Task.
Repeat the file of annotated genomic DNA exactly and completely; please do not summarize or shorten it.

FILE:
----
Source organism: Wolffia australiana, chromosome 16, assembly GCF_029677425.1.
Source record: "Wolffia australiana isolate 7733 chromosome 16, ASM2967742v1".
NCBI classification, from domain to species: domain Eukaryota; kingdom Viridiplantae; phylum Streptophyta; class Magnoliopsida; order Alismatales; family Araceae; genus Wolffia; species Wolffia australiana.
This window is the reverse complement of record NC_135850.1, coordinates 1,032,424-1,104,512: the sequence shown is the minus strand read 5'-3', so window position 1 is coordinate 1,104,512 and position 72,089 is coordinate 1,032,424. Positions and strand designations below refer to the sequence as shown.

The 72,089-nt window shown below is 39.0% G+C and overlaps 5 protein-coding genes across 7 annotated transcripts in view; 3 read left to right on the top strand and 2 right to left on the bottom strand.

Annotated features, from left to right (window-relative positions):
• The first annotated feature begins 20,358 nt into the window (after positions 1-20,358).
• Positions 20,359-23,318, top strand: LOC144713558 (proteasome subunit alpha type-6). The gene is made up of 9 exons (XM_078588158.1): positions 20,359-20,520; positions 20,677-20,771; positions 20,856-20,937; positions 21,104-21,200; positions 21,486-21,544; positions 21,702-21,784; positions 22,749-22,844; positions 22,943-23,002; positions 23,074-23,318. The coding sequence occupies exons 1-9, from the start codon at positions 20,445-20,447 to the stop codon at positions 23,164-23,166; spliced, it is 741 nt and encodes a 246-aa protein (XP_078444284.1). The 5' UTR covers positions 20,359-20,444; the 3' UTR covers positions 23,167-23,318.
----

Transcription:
Source organism: Wolffia australiana, chromosome 16, assembly GCF_029677425.1.
Source record: "Wolffia australiana isolate 7733 chromosome 16, ASM2967742v1".
NCBI classification, from domain to species: domain Eukaryota; kingdom Viridiplantae; phylum Streptophyta; class Magnoliopsida; order Alismatales; family Araceae; genus Wolffia; species Wolffia australiana.
This window is the reverse complement of record NC_135850.1, coordinates 1,032,424-1,104,512: the sequence shown is the minus strand read 5'-3', so window position 1 is coordinate 1,104,512 and position 72,089 is coordinate 1,032,424. Positions and strand designations below refer to the sequence as shown.

The 72,089-nt window shown below is 39.0% G+C and overlaps 5 protein-coding genes across 7 annotated transcripts in view; 3 read left to right on the top strand and 2 right to left on the bottom strand.

Annotated features, from left to right (window-relative positions):
• The first annotated feature begins 20,358 nt into the window (after positions 1-20,358).
• Positions 20,359-23,318, top strand: LOC144713558 (proteasome subunit alpha type-6). The gene is made up of 9 exons (XM_078588158.1): positions 20,359-20,520; positions 20,677-20,771; positions 20,856-20,937; positions 21,104-21,200; positions 21,486-21,544; positions 21,702-21,784; positions 22,749-22,844; positions 22,943-23,002; positions 23,074-23,318. The coding sequence occupies exons 1-9, from the start codon at positions 20,445-20,447 to the stop codon at positions 23,164-23,166; spliced, it is 741 nt and encodes a 246-aa protein (XP_078444284.1). The 5' UTR covers positions 20,359-20,444; the 3' UTR covers positions 23,167-23,318.